Quest Bestowal in MMOs
When playing a massively multiplayer online role-playing game, such as The Lord of the Rings Online, acquiring quests is a very straightforward process. Key locations such as towns, villages or anywhere with a stable are usually quest hubs. Non-playable characters denote that they have quest(s) available by having a glowing ring icon above their heads. It’s not subtle but you’d have to have a bag over your head to miss such an obvious clue. Most MMOs have some version of this bestowal system. A clearly visible means to show that an NPC or object is the starting point for a quest. It’s a rather unsophisticated system but it gets the job done. Hence it has been around for quite a while in the genre (silence, dissenting old school gamers, blathering on about how in the good old days, MMOs didn’t have quests).
Now this functional process has limitations. Quest giving NPCs tend to be static for practical reasons. You don’t want them perambulating around the town, making you have to search them out. So while those not bestowing quests can have all sorts of fancy animations to try and bring the illusion of life to area, quest giving NPCs just stand around, breaking the immersion that other aspects of the game have worked so hard to build. Plus in LOTRO, there is seldom any voice acting beyond the first line of the quest bestowal text. Therefore, it’s a somewhat dull process. In the MMO Star Trek Online, NPCs will sometime hail you while you’re in-sector space, as a means to imparting a mission. It certainly seems more natural and is totally in the correct idiom of the intellectual property. Plus, as a gamer, if you find this process intrusive, you can turn it off. Hence, different developers have tried to polish this quest giving system and make it more dynamic and feel more natural. ZeniMax have certainly tried a different approach with The Elder Scrolls Online. But it comes with its own consequences.
Even if you own just the base version of ESO, you notice that not all quest bestowals come via the traditional NPC, lounging around and lollygagging in the various towns and ports of Tamriel (although the game certainly has these). You may be riding past a farm, only for an NPC to come running out and declare that “Brother Numpsie* has been kidnapped by the foul Myrmidons” or some such standard fantasy-based reason. This mixture of proactive solicitation, along with voice acting is initially quite compelling. You may find yourself diverging from your current course of action to rescue the imperilled individual. Certainly this approach to quest bestowals suits an open world where players my just want to go out and explore, rather than follow a clearly delineated plan. However, this process can become a nuisance. At present, whenever I enter the Mages Guild, I am greeted by Arch-Mage Shalidor who invites me to participate in the next part of a quest line. I am frequently pursued in most towns by an Orc courier named Stuga, who tells me how long she’s been looking for me. Nag, nag, nag.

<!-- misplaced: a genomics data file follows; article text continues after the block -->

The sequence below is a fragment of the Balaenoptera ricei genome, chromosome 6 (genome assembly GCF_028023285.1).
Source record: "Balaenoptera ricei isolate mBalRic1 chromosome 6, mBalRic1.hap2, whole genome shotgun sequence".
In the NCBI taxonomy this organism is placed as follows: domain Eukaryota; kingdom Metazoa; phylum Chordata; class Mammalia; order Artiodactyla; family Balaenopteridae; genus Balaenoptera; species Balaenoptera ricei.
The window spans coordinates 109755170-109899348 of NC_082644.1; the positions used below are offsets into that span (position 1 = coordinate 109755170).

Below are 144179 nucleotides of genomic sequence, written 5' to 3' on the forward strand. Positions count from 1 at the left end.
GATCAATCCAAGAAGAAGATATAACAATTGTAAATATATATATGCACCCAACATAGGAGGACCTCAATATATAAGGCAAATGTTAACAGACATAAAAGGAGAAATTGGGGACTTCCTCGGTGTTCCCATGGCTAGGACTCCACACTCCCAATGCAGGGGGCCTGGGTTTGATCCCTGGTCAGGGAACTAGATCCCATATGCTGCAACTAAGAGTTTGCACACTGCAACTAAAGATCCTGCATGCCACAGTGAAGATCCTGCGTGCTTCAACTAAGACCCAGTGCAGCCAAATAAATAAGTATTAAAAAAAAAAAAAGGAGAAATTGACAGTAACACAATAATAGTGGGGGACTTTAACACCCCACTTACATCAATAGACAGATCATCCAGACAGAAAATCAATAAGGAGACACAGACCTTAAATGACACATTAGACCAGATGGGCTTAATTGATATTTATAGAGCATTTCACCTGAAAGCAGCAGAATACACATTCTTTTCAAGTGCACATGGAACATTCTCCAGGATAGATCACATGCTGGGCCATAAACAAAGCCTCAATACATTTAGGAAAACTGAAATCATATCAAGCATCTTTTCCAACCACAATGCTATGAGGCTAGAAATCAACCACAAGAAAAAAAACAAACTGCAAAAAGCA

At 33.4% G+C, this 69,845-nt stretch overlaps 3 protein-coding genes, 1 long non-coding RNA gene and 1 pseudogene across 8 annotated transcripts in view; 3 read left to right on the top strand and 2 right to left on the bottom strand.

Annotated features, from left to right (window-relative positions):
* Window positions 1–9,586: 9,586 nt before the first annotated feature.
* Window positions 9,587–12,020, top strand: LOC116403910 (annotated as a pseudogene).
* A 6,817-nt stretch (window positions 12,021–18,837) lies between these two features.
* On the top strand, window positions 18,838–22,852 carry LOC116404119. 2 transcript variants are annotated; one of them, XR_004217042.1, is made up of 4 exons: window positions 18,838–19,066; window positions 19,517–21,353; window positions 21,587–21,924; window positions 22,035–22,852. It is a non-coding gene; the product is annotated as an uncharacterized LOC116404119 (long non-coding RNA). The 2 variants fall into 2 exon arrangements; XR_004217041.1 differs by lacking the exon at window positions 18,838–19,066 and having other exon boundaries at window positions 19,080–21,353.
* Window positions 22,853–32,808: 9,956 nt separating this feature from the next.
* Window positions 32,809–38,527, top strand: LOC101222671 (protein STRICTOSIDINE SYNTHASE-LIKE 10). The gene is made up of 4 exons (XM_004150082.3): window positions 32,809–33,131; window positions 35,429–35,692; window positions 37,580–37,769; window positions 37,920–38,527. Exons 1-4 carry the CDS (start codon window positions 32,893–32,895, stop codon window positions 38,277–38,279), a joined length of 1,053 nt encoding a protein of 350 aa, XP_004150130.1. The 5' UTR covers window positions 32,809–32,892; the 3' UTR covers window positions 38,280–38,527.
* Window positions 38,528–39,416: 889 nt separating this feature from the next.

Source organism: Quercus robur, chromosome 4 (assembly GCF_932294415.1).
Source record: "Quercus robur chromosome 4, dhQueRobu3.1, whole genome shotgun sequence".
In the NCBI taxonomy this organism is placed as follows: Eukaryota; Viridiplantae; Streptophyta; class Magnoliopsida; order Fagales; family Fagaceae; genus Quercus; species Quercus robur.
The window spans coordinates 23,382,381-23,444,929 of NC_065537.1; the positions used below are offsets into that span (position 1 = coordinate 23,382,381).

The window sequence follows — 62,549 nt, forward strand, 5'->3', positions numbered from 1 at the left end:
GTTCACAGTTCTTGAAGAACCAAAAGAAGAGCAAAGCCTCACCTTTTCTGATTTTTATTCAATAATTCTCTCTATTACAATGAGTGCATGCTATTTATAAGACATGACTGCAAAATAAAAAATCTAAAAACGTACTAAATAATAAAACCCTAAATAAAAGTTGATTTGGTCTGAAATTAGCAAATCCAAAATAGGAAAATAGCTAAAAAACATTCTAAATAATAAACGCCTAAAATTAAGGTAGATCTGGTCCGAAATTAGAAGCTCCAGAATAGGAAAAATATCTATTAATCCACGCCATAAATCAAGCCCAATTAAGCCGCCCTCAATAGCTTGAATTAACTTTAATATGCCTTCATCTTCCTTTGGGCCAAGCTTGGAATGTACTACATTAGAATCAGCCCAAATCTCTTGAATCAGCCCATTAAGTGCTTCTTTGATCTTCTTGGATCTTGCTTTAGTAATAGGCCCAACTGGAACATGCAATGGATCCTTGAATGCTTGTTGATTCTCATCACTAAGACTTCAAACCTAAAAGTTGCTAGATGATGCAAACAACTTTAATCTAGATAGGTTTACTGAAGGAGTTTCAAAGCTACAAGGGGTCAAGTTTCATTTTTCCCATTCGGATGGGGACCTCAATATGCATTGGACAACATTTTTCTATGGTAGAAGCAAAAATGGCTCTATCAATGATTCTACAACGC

Joking aside, this interactive game mechanic can get a little wearisome. If you accept some quests it will remedy the problem of the quest givers overt diligence. But on occasions this can lead to immediate instanced content, so you may not wish to accept them. I am currently looking into the various game’s settings in ESO to see if there is a way of disabling or at least controlling this process. I bet there’s an addon to address it, somewhere. Oddly enough, ESO has another alternative way of starting quests or at least the main storylines of all major DLC. Wrapper missions can be launched from the Collections tab in-game. You don’t have to be in a zone and seek out the NPC who starts things. However, it would seem that no game has yet managed to design a creative quest bestowal system that doesn’t have some sort of drawback, limitation or even nuisance factor. Again I can hear the true sandbox devotees shouting about the why there has to even be a requirement of quests per se? But I like narrative driven content and don’t want to put my faith in emergent content. So until the developers improve the situation, I’ll continue to ask Billy No-Mates in LOTRO if they have any quests, and get chased round Tamriel, Benny Hill style, by the Prophet and Abnur Tharn.
*There seems to be a conspicuous lack of consensus with regard to how you spell Numpsie.